Leftover tracks from some long-forgotten Paul Westerberg/Tom Petty fever-dream collaboration?
Nope, it’s the self-titled, fourth album from Pottsville’s undefinable rock eccentrics, Gleasons Drift.
The album, rich in Midwestern garage tenacity, delicate vocal harmonies and a touch of British Invasion snark ‘n sass, is the stuff upon which the best of college radio was built. There’s not a hint of commercial indulgence; the music instead relying on the indie-cred value of taking a song anywhere you damn well please, regardless of perceived sticker value. Like the aforementioned Westerberg once sang, “We are the sons of no one,” well, Gleasons Drift are the sons of many, musically.
The album is a hodgepodge of streamlined influences and blue-collar jest. For starters, there’s the muscular guitar riffing that opens “Mixx/Rem,” stuff that wouldn’t have been out of place on an early Urge Overkill, Touch and Go Records cut. The song, laden with Beach Boy-esque harmonies and delightfully upbeat resonance, is zany enough with the tongue-in-cheek catcalls of “Hey there baby, with the long brown hair,” to coax the pub crowd to look up from the bottom of a glass, yet infectious enough to entice any rock fan keen on melody and classic, three-chord poise.
Tracks like “Always Midnight” are somewhat akin to a faux-cowpunk , Supersuckers-inspired drive; the song complete with ripping, Chuck Berry licks following a storyline where the guy always gets the girl at the end of the night. The tipsy, roots-inflection of “Stop Dragging Me Down,” with Jayhawks/alt-country slant and Pixies-like, pop quirkiness, is yet another side of Gleasons Drift that only enhances the personality of the record – the band simply never plays it straight.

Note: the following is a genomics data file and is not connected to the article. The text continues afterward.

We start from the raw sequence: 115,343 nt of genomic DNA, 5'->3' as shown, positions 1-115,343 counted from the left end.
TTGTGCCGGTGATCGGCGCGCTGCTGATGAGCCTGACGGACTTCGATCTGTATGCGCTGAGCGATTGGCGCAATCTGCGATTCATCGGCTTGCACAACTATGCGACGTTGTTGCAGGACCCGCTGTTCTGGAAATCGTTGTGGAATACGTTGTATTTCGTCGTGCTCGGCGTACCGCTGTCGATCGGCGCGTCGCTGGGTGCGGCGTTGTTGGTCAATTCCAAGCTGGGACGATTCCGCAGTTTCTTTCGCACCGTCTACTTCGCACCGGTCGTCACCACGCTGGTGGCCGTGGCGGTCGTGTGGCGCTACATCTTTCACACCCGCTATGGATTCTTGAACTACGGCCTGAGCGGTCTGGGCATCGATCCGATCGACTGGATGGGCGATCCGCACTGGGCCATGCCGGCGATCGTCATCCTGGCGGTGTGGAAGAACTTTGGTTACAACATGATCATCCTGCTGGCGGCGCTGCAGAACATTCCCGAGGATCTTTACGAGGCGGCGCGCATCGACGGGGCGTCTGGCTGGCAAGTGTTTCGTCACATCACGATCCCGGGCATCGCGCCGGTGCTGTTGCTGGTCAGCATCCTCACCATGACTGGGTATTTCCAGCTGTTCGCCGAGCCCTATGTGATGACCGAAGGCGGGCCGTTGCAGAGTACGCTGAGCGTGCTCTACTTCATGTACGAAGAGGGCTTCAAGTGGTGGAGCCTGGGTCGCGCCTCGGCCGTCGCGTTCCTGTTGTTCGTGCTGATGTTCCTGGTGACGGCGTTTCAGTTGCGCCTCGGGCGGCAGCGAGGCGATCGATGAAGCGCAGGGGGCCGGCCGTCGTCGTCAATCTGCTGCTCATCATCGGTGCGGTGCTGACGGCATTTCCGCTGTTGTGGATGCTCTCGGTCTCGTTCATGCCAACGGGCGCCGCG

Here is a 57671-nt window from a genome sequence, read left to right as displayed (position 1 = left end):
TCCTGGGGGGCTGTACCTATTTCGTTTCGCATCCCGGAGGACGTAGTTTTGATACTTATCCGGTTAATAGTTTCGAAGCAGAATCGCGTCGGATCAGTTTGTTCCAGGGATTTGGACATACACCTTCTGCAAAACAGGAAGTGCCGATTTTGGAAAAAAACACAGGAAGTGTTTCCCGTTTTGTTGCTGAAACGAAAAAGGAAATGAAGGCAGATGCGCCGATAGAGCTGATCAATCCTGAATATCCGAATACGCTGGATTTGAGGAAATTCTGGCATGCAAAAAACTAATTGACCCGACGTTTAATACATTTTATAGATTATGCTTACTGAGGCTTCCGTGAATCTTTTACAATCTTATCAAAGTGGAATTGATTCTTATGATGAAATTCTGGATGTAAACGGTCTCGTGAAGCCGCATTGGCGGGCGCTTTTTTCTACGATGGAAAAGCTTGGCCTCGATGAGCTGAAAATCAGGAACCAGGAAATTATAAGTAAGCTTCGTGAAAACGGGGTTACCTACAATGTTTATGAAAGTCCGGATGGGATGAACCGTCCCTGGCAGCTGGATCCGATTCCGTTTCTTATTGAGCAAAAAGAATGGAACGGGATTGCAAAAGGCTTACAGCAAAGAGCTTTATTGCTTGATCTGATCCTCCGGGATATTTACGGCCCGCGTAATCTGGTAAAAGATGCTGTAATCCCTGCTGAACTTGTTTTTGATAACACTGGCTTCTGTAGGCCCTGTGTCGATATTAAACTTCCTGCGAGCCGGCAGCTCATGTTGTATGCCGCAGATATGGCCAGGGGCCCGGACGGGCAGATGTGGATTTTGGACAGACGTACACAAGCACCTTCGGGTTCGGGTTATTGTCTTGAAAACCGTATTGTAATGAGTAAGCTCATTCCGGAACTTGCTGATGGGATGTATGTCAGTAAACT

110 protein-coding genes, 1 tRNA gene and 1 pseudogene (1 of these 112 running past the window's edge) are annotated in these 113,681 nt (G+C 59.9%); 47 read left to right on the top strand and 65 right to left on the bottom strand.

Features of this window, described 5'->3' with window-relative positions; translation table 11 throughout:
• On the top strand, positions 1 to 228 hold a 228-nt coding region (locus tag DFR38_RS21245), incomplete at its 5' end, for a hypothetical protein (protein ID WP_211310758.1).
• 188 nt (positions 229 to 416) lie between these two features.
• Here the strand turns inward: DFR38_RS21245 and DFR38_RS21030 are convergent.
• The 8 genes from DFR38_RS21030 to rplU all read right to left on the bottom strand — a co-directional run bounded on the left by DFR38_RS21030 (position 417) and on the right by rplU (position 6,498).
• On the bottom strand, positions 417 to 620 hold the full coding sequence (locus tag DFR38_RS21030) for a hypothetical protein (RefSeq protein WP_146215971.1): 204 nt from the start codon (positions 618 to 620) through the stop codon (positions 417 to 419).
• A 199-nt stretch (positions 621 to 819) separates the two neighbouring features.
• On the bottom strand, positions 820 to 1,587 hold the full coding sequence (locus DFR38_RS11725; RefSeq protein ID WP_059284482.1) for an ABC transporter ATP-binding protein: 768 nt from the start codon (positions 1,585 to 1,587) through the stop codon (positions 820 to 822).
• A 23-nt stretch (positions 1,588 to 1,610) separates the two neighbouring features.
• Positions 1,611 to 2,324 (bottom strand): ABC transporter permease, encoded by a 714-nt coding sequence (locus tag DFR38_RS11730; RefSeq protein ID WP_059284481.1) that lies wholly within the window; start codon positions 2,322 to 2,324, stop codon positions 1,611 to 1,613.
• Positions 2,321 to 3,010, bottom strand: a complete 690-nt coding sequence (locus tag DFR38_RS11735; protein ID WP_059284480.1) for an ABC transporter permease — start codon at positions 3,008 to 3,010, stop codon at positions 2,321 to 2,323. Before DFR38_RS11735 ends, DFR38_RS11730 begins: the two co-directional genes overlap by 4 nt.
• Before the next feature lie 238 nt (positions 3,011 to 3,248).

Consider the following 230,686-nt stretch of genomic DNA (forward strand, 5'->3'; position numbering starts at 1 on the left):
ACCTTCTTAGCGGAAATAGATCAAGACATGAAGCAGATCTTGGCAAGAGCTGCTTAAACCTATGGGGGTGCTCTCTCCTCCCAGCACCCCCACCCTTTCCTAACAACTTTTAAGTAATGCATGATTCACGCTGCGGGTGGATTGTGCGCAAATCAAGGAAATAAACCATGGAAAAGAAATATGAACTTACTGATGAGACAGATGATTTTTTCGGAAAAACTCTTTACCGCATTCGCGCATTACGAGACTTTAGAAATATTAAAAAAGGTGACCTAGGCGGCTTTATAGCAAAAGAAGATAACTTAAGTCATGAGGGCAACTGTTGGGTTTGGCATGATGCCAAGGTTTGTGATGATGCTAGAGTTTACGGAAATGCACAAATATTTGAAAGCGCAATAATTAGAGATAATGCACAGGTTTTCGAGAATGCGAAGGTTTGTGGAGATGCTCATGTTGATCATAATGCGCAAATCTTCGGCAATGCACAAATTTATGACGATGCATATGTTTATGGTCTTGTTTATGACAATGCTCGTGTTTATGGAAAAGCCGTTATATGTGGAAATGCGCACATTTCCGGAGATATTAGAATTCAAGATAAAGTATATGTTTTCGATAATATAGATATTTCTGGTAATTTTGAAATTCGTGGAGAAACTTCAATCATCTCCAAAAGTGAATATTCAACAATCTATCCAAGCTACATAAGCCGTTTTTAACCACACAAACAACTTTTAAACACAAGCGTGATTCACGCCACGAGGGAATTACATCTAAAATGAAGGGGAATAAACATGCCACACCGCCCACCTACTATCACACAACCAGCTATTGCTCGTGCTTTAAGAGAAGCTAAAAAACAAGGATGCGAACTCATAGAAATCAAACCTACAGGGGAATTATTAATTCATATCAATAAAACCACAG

Standouts like the reckless abandon of rocker “Pumpkinhead Jones,” with lines like “her teeth where white and lined up straight, sparkled when she smiled,” and bubbly refrain of “everybody loves you, everybody loves you,” will have this band’s sardonic blueprint stamped upon the listener’s brain, while “Has Anybody Seen My Baby” is haunted by the same ghosts that were essential to the sparse jangle of R.E.M. circa “Murmur.”
If the hum of a Fender Twin Reverb amp and a shot of whiskey can take you far, then Gleasons Drift has a lot of mileage yet to travel. This is music made by the outsider, content to stake their own claim with their own voice. You can’t help but think that while the band has found their sound, they’re still wide-eyed musical nomads at heart.
Mark Uricheck is a Weekender correspondent who writes weekly CD reviews. Reach Weekender at [email protected]